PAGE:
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|Title:||The Latin American Experience with Development: Social Sciences, Economic Policies, and the Making of a Global Order, 1944-1971|
|Authors:||Fajardo, Maria Margarita|
Economic Commission for Latin America (ECLA)
Latin American history
|Publisher:||Princeton, NJ : Princeton University|
|Abstract:||The dissertation traces the intellectual and policy endeavors of Latin American social scientists in their efforts to explain and bring about the region’s economic development. From the planning for the postwar economic order to the global expansion of the American multinational corporation and the end of the Bretton Woods era, these social scientists, whose nexus was the United Nations Economic Commission for Latin America (ECLA in English and CEPAL in Spanish and Portuguese), foreground development as the transformation of the region’s relation to the world economy. In an effort to reconcile national industrialization, regional cooperation, and global economic integration and through an institution that straddled regional and global spheres, Latin American economic experts, diplomats, and policymakers advised, formulated, and implemented economic policies and in the process developed new ideas about Latin America and the global economic order. The dissertation shows how they analyzed the region through the lens of measures such as international terms of trade, balance of payments, inflation, and foreign capital investment, all of which captured the region’s relation to the global economy. It explains how these policy experiments with the finance of development led to the production of concepts such as external vulnerability, center-periphery, structural disequilibria, and dependency. Therefore, the dissertation demonstrates that global approaches and concepts emerge from the peripheries, not the centers of power. Simultaneously, it shows that a notion of Latin America as a region emerges from global, not local, networks of policymaking and expertise. Overall, the dissertation demonstrates that in Latin America, development provided the intellectual and political space to rethink and remake Latin America and its place in the global economy, with enduring implications for the social scientific apparatus still in use today to understand the region’s historical trajectory.|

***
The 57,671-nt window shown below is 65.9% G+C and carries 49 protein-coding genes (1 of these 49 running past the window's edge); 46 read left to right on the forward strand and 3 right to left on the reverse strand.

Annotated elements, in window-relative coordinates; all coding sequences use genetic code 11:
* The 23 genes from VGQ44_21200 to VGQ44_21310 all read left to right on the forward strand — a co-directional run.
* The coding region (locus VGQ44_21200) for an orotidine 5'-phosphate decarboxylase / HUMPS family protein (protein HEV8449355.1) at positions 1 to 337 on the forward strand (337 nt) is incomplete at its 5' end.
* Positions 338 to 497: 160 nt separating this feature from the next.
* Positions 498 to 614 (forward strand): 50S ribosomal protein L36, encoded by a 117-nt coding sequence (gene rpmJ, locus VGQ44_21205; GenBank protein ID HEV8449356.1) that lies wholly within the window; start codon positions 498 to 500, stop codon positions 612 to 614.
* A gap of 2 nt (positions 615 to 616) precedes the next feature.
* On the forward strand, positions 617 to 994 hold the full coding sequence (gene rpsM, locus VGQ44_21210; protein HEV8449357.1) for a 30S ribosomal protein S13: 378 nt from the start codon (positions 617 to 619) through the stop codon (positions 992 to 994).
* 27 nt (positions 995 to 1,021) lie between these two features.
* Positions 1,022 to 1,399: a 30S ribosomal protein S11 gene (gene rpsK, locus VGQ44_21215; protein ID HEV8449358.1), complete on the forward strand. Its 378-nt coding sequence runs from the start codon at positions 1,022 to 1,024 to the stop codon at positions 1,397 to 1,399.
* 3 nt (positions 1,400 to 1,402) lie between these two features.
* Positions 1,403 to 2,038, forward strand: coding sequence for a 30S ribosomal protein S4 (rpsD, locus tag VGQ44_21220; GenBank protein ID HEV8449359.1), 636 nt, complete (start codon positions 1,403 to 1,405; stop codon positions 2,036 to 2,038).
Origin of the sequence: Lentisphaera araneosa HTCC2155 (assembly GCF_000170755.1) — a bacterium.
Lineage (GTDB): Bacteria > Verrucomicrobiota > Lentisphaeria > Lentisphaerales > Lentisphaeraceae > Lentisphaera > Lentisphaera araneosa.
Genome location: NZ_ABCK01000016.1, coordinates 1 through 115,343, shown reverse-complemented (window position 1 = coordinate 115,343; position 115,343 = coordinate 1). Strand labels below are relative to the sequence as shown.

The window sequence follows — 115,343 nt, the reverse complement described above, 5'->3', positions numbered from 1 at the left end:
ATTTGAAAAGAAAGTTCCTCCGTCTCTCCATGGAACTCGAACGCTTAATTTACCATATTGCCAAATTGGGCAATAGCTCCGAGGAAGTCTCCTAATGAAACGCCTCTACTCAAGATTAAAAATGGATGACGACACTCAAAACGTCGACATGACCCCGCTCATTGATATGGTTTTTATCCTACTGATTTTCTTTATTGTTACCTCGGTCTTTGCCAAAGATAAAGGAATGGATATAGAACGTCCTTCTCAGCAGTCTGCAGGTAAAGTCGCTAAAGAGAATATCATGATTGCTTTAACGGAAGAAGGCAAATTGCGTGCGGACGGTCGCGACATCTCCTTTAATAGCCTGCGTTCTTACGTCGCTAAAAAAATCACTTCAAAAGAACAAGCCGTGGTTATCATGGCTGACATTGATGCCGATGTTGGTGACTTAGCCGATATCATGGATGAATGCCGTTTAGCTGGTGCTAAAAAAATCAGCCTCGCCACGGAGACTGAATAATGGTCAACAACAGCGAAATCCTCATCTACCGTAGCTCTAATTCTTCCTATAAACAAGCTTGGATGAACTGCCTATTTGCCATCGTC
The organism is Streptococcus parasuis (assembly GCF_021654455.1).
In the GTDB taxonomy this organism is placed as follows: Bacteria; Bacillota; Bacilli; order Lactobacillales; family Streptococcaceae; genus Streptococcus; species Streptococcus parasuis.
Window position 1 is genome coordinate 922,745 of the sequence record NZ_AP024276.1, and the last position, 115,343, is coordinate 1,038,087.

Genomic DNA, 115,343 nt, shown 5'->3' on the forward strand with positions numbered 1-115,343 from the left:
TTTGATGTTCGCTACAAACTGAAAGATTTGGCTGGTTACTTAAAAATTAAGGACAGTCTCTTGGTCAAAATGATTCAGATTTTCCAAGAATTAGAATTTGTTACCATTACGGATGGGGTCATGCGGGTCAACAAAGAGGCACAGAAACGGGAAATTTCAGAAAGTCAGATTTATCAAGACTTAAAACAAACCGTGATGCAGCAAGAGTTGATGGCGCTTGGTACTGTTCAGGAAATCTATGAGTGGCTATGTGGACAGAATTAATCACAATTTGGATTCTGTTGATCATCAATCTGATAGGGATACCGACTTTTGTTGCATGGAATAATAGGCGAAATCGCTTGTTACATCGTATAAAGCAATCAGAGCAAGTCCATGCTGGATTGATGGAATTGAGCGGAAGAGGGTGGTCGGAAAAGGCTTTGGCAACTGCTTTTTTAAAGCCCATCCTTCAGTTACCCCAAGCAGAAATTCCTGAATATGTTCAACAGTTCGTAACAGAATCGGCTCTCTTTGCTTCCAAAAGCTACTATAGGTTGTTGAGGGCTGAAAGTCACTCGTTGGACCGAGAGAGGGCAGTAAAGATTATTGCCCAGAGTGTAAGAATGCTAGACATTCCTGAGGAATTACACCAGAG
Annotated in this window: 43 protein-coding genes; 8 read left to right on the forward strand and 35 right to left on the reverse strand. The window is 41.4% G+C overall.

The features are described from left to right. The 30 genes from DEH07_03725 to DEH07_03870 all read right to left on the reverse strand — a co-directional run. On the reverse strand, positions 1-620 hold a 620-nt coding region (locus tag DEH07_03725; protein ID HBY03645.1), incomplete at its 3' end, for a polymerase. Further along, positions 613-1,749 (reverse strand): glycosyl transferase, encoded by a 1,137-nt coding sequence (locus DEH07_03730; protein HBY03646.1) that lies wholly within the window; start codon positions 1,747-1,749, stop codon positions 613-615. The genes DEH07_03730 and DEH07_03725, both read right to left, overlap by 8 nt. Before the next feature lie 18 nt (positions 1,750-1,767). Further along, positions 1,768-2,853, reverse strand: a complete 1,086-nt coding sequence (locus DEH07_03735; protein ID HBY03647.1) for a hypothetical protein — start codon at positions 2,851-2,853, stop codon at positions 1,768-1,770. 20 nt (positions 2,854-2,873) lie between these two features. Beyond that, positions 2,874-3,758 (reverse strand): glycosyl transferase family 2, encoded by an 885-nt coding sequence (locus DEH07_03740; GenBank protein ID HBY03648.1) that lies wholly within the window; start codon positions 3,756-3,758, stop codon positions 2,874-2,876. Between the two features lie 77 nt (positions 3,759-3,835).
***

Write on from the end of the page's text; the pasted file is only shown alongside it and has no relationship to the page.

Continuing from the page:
|Alternate format:||The Mudd Manuscript Library retains one bound copy of each dissertation. Search for these copies in the library's main catalog: http://catalog.princeton.edu/|
|Type of Material:||Academic dissertations (Ph.D.)|
|Appears in Collections:||History|
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